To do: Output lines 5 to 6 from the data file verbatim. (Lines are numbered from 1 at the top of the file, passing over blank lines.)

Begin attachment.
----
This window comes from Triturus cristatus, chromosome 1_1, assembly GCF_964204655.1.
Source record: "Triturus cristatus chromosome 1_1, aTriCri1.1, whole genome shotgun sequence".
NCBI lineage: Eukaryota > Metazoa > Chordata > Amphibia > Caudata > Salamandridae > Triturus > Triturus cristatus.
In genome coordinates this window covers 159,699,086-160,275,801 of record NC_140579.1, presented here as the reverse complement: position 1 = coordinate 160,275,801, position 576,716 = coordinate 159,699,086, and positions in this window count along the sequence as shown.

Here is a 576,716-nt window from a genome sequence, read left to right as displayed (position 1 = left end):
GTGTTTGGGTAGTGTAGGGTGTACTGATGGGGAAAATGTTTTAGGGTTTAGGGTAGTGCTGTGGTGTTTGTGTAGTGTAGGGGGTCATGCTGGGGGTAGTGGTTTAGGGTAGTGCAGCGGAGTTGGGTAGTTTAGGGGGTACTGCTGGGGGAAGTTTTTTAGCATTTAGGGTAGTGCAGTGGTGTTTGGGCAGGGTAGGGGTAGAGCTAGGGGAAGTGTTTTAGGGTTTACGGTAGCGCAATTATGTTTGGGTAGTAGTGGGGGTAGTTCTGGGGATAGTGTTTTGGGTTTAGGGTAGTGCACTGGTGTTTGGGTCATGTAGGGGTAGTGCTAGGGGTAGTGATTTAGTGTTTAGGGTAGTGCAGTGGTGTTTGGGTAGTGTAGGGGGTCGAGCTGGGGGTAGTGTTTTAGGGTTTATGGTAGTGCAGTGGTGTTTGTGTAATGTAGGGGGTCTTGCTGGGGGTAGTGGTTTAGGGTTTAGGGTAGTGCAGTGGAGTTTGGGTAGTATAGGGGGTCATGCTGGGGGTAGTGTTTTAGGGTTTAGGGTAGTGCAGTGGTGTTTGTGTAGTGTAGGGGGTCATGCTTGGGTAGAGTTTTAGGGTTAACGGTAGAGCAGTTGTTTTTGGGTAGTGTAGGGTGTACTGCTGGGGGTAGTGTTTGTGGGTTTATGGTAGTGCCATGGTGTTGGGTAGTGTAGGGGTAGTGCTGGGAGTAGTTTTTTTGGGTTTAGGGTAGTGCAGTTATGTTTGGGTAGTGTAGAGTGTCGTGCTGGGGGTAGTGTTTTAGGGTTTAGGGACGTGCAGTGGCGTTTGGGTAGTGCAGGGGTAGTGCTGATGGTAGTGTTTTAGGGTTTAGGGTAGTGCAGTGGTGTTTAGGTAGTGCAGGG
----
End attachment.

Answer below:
Here is a 576,716-nt window from a genome sequence, read left to right as displayed (position 1 = left end):
GTGTTTGGGTAGTGTAGGGTGTACTGATGGGGAAAATGTTTTAGGGTTTAGGGTAGTGCTGTGGTGTTTGTGTAGTGTAGGGGGTCATGCTGGGGGTAGTGGTTTAGGGTAGTGCAGCGGAGTTGGGTAGTTTAGGGGGTACTGCTGGGGGAAGTTTTTTAGCATTTAGGGTAGTGCAGTGGTGTTTGGGCAGGGTAGGGGTAGAGCTAGGGGAAGTGTTTTAGGGTTTACGGTAGCGCAATTATGTTTGGGTAGTAGTGGGGGTAGTTCTGGGGATAGTGTTTTGGGTTTAGGGTAGTGCACTGGTGTTTGGGTCATGTAGGGGTAGTGCTAGGGGTAGTGATTTAGTGTTTAGGGTAGTGCAGTGGTGTTTGGGTAGTGTAGGGGGTCGAGCTGGGGGTAGTGTTTTAGGGTTTATGGTAGTGCAGTGGTGTTTGTGTAATGTAGGGGGTCTTGCTGGGGGTAGTGGTTTAGGGTTTAGGGTAGTGCAGTGGAGTTTGGGTAGTATAGGGGGTCATGCTGGGGGTAGTGTTTTAGGGTTTAGGGTAGTGCAGTGGTGTTTGTGTAGTGTAGGGGGTCATGCTTGGGTAGAGTTTTAGGGTTAACGGTAGAGCAGTTGTTTTTGGGTAGTGTAGGGTGTACTGCTGGGGGTAGTGTTTGTGGGTTTATGGTAGTGCCATGGTGTTGGGTAGTGTAGGGGTAGTGCTGGGAGTAGTTTTTTTGGGTTTAGGGTAGTGCAGTTATGTTTGGGTAGTGTAGAGTGTCGTGCTGGGGGTAGTGTTTTAGGGTTTAGGGACGTGCAGTGGCGTTTGGGTAGTGCAGGGGTAGTGCTGATGGTAGTGTTTTAGGGTTTAGGGTAGTGCAGTGGTGTTTAGGTAGTGCAGGG